A hacker group called Cobalt targeted ATMs across Europe in "smash and grab" operations. The hackers are reported to have remotely attacked ATMs using malicious software, which manipulated the systems to dispense cash.
Two of the biggest global ATM manufacturers, NCR and Diebold Nixdorf, said they were aware of the attacks and were working with customers in efforts to mitigate the threat. The targeted countries include Armenia, Belarus, Bulgaria, Estonia, Georgia, Kyrgyzstan, Moldova, the Netherlands, Poland, Romania, Russia, Spain, the United Kingdom, and Malaysia.Read more
Experts have already told you about a number of hacker groups jack-potting money from ATM’s. Now you can see it with your own eyes! Researchers shot four videos of ATM hack demos.
Of course, not all ATMs are hackable. The attacks described above are feasible only if something is misconfigured. It could be that the bank’s network is not segmented, or authentication is not required when the ATM’s software exchanges data with the hardware, or there is no white-list for apps, or the network cable is easily accessible. Unfortunately, such problems are rather common.Read more
Taiwan investigators suspect two Russian nationals hacked into a major domestic bank's ATMs last weekend, using malware to withdraw more than $2 million from dozens of machines in the country's first recorded case of its kind.
Combining cybercrime with daylight robbery after a typhoon battered greater Taipei, the suspects may have used a cellphone to trigger 41 First Bank ATMs to dispense fat wads of bills. In each case, the still-at-large suspects took the money and left quickly, filmed on close-circuit TV cameras. The theft shows growing boldness in attacks on ATMs in Asia.Read more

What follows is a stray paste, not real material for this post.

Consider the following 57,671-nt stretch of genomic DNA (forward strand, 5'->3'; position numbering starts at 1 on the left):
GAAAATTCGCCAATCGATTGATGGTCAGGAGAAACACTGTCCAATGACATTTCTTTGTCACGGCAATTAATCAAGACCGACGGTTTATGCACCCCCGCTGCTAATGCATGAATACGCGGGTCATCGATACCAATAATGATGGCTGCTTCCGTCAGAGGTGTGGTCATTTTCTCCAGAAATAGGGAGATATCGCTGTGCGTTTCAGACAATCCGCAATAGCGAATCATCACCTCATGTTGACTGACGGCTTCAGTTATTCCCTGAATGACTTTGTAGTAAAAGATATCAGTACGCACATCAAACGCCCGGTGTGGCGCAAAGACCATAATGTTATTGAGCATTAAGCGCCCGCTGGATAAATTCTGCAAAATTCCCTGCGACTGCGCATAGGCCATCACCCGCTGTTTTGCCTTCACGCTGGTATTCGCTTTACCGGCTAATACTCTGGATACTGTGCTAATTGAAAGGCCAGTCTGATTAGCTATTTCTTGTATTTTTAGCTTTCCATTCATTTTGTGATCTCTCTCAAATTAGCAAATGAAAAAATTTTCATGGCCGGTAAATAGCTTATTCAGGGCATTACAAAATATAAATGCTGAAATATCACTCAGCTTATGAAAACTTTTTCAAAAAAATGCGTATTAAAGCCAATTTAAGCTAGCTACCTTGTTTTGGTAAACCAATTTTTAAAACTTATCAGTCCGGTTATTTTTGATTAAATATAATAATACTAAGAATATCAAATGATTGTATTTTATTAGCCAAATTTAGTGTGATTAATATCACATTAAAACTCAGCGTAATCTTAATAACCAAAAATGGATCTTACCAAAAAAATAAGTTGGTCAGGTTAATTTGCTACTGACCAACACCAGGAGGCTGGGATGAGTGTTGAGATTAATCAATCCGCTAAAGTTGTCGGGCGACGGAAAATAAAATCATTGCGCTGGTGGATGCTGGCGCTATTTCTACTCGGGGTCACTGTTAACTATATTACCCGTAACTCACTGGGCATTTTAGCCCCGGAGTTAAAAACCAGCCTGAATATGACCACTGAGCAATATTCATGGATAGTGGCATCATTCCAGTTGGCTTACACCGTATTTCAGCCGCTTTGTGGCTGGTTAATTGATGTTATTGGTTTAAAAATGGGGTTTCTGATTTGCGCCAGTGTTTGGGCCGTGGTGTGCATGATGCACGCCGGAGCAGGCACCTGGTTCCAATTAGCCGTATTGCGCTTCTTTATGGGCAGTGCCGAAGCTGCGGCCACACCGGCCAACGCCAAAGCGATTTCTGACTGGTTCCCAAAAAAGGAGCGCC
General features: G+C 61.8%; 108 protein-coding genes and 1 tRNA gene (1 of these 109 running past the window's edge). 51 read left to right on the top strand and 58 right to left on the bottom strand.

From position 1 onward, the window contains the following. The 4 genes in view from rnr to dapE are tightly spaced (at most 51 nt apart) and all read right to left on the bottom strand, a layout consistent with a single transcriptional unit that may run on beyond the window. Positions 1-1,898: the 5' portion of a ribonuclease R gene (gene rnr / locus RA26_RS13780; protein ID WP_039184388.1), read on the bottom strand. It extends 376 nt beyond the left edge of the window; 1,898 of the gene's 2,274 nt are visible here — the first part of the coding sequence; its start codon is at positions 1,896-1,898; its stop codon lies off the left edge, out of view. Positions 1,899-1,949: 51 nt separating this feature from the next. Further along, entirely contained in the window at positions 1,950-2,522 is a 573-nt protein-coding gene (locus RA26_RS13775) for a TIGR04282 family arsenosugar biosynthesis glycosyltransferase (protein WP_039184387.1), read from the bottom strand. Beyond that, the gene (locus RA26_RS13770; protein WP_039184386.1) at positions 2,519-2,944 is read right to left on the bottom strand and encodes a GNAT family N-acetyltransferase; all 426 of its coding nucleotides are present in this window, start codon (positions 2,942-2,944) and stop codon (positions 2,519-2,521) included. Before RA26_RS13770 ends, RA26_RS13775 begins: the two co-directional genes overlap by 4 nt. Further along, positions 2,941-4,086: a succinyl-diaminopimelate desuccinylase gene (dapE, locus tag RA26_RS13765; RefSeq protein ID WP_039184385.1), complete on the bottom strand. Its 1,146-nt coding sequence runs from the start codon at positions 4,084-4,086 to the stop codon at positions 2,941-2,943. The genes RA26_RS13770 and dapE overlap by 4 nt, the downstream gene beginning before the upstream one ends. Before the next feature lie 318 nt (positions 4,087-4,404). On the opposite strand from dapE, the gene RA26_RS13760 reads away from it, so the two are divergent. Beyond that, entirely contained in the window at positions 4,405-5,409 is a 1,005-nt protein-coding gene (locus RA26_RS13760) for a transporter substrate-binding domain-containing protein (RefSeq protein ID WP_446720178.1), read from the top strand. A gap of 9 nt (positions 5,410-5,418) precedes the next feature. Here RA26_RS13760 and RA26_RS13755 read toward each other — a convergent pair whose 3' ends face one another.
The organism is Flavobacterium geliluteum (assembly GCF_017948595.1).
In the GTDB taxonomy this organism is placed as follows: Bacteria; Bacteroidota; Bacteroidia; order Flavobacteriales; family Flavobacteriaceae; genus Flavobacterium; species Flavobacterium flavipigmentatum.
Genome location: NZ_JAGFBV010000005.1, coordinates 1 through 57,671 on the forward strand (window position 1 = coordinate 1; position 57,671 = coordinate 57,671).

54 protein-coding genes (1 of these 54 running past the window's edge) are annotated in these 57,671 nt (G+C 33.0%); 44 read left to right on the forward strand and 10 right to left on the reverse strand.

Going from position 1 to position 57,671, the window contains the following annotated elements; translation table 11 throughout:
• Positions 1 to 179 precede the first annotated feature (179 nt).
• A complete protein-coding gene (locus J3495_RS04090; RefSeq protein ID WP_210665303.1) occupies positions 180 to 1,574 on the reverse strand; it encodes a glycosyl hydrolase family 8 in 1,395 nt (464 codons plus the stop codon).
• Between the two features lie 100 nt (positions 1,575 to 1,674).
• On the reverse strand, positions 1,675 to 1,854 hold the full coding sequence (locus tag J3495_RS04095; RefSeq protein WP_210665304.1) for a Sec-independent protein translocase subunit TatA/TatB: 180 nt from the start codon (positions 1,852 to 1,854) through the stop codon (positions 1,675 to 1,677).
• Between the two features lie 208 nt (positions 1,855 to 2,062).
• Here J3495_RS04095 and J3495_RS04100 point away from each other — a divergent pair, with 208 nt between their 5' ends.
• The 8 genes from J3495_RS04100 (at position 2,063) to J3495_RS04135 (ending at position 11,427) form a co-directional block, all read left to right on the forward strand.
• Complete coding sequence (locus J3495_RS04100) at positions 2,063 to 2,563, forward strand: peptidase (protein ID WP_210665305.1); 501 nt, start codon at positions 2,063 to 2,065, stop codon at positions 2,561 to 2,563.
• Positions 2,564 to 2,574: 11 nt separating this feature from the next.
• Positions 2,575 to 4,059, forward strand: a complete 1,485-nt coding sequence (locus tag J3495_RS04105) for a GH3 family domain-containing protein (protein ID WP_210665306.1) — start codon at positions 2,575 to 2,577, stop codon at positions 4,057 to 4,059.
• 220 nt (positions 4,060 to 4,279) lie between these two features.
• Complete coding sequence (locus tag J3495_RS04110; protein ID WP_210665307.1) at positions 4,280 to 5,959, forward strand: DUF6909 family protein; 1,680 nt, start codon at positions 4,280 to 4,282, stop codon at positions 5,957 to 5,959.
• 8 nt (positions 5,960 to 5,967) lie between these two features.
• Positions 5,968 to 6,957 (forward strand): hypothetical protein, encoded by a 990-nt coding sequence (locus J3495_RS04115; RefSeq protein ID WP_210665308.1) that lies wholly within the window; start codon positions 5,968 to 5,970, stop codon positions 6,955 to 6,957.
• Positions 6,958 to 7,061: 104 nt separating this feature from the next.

Japanese newspapers reported that an ATM heist involving around 1,400 machines in convenience stores resulted in the loss of $12.7 million. ATMs were targeted across Tokyo and 16 other prefectures in the country.
Police said they believe up to 100 people were involved in the heist. The thieves apparently went to ATMs like those found in 7-11s across Japan and swiped counterfeit South African credit cards, created using information from cards issued by South Africa's Standard Bank. At each of the approximately 1,400 ATMs that were struck, the culprit withdrew about $900, which is the maximum withdrawal permitted on the machines.Read more
If you are aware of what ATM skimmers are, you probably know how to act in order to keep your bank card safe. You need to watch for any suspicious attachments to an ATM and avoid using machines that look fishy. But what if there’s no attachments at all, what if the skimmer is completely invisible?
I’m afraid, the answer is yes. In fact, that is exactly the case with ATM Infector cyber-criminal group discovered by Global Research and Analysis Team together with Penetration Testing Team. Members of this Russian-speaking cyber gang are able to turn an ATM itself into a skimmer.Read more